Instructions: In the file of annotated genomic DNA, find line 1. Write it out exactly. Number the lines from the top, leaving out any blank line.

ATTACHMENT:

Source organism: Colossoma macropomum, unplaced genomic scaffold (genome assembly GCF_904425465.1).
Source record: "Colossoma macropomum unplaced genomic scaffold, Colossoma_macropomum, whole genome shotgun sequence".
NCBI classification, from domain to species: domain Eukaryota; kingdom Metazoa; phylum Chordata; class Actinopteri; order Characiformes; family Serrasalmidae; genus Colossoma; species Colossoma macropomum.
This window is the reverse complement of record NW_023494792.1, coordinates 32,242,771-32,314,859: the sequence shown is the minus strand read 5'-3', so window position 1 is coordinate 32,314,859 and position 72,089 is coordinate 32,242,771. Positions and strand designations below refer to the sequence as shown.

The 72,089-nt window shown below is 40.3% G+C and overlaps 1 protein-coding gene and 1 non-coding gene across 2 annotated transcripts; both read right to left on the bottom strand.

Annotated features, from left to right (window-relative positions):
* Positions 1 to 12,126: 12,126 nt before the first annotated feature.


Source organism: Colossoma macropomum, unplaced genomic scaffold (genome assembly GCF_904425465.1).